There is NOTHING in Reno that can come close to our program!

We build fitness machines out of ordinary people, and humble elite level athletes everyday. Professionals, civil servants, Division 1 athletes, soccer moms, and grandparents all DESERVE the most effective training available.


All levels welcome - come in and try a week free!

Tuesday, July 29, 2014

Tuesday 29, July 2014

New Warm Up (still)


Push ups

1 rep max week

Back squats

Front squats
2x20 @50%


2x max plank hold



3 burpees
1 Push press 35/45kg

add 1 push press every minute until you can not complete the number of reps in that minute

Monday, July 28, 2014

Monday 28, July 2014

New 1 rep max week in the gym.

Be SURE TO BE HERE everyday this week! :-)

Your 1 rep max will be what you use to get stronger for the next 4 week cycle


     log your time on day 1, 10, 20, 30 this month

25 weighted OHS
25 weighted back extensions or supermans
25 twinkies (no there in no creamy white fluffy filling)


Push up strength cycle coming your way

3x10 - always working towards a strict or non modified push up
add 1 rep to each set every day of the week - ending with 3x14

You can work on any variation of push up as long as you can already do STRICT sets of 10


Strict press


Strict press
2x20 @ 50% of max


Max plank hold


20 Renegade rows 35/25lbs
30 Dumbbell lunges - 15 each leg
40 Double unders

Friday, July 25, 2014

31 Heroes Is Right Around The Corner - ARE YOU REGISTERED!!!!

This will be our 4th year hosting the 31 Heroes Workout - not a lot of gyms in the Reno, Sparks area, or even the state of Nevada can make that same claim.

Please register and show the fallen members of our military their sacrifices have not been forgotten!;postID=4909164784195911574


31Heroes – During the month of August 2014 at a Crossfit Affiliate Near You.
AMRAP 31 minutes (As Many Reps As Possible)
8 Thrusters (155/105#)
6 Rope Climbs (15 ft. ascent)
11 Box Jumps (30/24″)

This is a Partner WOD – Partner #1 will perform the work listed above. Partner #2 will run 400m with a sandbag (45/25). Once Partner #2 returns from the run, Partner #1 will grab the sandbag and begin their 400m, while Partner #2 continues work wherever #1 left off.
Score is your total # of reps

This WOD was created specifically to honor the 30 men and one dog that gave their lives for our country on August 6, 2011. It is 31 minutes long—one minute in remembrance of each hero. The rep scheme is 8-6-11—the date of their ultimate sacrifice. Finally, this is a partner WOD. The men who gave their lives were from multiple branches of our military, working together as a team.  In the workout you and your team member will constantly be taking the load from each other providing much needed support and relief. We realize that no physical sacrifice made during a workout can come close to the sacrifice our brave heroes made, but we consider this WOD a CrossFitters “moment of silence.” This is how we can honor those that gave all in the name of freedom.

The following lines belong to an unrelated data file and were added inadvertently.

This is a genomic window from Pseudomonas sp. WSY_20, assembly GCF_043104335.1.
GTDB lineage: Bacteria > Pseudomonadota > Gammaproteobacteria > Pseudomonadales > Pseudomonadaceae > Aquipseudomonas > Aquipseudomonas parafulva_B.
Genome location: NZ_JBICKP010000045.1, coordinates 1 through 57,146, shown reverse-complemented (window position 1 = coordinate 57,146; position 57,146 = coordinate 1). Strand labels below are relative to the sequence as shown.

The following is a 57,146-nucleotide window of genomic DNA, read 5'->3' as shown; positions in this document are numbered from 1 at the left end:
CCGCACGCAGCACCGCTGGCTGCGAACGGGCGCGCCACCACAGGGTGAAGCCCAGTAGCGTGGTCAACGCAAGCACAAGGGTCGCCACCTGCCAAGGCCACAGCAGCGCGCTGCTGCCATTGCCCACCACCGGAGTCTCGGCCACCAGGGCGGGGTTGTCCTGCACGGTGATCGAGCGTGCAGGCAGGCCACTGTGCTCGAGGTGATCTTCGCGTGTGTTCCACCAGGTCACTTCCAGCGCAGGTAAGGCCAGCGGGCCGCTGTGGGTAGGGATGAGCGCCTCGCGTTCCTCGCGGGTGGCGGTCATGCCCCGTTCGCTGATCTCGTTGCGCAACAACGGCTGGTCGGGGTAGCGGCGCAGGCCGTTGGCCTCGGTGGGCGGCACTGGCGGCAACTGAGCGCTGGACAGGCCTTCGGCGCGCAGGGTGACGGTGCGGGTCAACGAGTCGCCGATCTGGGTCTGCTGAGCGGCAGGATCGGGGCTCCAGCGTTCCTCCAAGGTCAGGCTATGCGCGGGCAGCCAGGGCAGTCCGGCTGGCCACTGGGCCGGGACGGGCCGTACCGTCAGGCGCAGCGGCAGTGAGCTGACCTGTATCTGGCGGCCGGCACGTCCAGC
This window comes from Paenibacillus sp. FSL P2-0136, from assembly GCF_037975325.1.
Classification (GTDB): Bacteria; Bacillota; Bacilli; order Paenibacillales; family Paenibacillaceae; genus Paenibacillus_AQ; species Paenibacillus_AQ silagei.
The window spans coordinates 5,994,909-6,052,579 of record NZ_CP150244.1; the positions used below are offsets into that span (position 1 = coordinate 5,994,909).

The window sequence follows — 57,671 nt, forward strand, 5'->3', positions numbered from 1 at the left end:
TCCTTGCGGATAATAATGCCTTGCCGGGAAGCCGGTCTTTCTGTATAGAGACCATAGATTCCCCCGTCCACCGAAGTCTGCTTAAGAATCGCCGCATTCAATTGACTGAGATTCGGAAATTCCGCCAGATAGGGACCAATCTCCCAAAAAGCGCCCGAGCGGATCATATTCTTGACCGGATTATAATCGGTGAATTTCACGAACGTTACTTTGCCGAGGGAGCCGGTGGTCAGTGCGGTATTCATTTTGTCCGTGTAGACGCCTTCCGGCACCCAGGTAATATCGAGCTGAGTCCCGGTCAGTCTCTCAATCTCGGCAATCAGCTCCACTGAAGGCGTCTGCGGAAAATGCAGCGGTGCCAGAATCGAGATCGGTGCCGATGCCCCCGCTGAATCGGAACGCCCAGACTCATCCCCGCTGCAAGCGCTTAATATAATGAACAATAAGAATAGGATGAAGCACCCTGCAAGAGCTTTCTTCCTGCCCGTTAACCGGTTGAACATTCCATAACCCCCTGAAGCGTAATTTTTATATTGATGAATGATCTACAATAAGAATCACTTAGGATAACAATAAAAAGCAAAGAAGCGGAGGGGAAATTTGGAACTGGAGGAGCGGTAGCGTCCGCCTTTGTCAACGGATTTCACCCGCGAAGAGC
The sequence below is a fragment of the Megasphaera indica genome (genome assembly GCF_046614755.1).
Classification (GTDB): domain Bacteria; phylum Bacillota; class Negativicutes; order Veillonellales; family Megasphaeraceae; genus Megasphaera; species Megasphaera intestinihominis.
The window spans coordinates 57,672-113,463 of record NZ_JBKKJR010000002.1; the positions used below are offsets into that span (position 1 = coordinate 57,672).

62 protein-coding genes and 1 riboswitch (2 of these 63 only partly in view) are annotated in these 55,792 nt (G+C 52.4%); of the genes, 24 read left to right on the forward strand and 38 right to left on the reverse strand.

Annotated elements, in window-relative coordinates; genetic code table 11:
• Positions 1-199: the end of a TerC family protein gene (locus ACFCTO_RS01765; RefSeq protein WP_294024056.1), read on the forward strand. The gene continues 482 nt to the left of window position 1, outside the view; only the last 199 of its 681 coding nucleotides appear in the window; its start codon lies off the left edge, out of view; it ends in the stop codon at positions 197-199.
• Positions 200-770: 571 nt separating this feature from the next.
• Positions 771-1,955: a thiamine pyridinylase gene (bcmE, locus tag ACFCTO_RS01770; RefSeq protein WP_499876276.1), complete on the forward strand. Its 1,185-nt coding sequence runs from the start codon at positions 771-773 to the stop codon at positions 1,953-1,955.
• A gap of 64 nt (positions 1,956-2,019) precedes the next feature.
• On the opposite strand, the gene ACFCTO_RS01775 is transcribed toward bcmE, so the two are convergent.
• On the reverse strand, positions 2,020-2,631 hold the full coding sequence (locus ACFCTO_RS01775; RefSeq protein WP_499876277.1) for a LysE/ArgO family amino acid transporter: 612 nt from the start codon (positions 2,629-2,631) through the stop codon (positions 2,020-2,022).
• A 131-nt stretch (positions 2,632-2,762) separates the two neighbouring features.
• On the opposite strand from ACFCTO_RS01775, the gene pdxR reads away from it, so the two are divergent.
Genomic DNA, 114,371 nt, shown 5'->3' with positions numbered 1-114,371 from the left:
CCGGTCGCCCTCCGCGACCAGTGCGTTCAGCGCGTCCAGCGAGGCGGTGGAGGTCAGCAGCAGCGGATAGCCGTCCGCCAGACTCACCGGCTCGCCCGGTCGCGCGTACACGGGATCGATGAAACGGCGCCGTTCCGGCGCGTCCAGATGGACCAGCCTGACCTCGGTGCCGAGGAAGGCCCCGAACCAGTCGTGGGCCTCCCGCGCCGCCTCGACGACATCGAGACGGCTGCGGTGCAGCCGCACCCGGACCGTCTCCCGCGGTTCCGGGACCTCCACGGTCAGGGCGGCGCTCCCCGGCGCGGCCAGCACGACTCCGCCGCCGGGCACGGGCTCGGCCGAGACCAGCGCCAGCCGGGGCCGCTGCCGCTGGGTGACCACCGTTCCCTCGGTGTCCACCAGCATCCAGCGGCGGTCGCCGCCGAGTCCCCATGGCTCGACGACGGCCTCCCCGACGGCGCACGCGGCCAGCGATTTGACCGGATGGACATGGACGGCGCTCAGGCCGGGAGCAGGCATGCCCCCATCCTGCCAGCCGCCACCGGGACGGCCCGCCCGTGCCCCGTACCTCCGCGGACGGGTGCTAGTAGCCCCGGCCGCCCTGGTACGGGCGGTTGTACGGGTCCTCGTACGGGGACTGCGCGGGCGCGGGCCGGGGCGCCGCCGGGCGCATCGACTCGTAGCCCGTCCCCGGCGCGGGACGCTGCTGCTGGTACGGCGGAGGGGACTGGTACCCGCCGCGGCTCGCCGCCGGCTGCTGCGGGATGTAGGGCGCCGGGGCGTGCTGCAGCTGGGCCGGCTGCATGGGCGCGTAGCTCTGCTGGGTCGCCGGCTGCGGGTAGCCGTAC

31Heroes Project

Established to honor the 31 Americans killed in action in Afghanistan on August 6, 2011, The 31Heroes Project exists to support the families of all fallen military heroes.
The Beginning
The 31Heroes Project was conceived in response to the Extortion 17 helicopter crash in Afghanistan on August 6, 2011 killing 30 military service members, as well as one military working dog – Many of the fallen were Special Operators from the Navy SEAL community.
Men and women from all branches of our armed forces lay down their lives every day in defense of our freedom, sometimes with minimal recognition for their sacrifice or their family’s sacrifice. The events of August 6, 2011 drove us to recognize our responsibility, as Americans, to take care of the surviving families of this particular tragedy, but also to take action in support of all families of our fallen military heroes. And there The 31Heroes Project was born.
Our first event in 2011, was a Crossfit fundraiser workout held four weeks after the day of the crash. In that short time, over 430 gyms hosted an event, more than 10,000 peopleparticipated, and $300,000 was raised and given directly to the 30 families affected.
Through this event we quickly discovered that many of us in the CrossFit & athletic community have a strong desire to support families of the fallen.
If we could do this much together on such short notice, how much more were we capable of?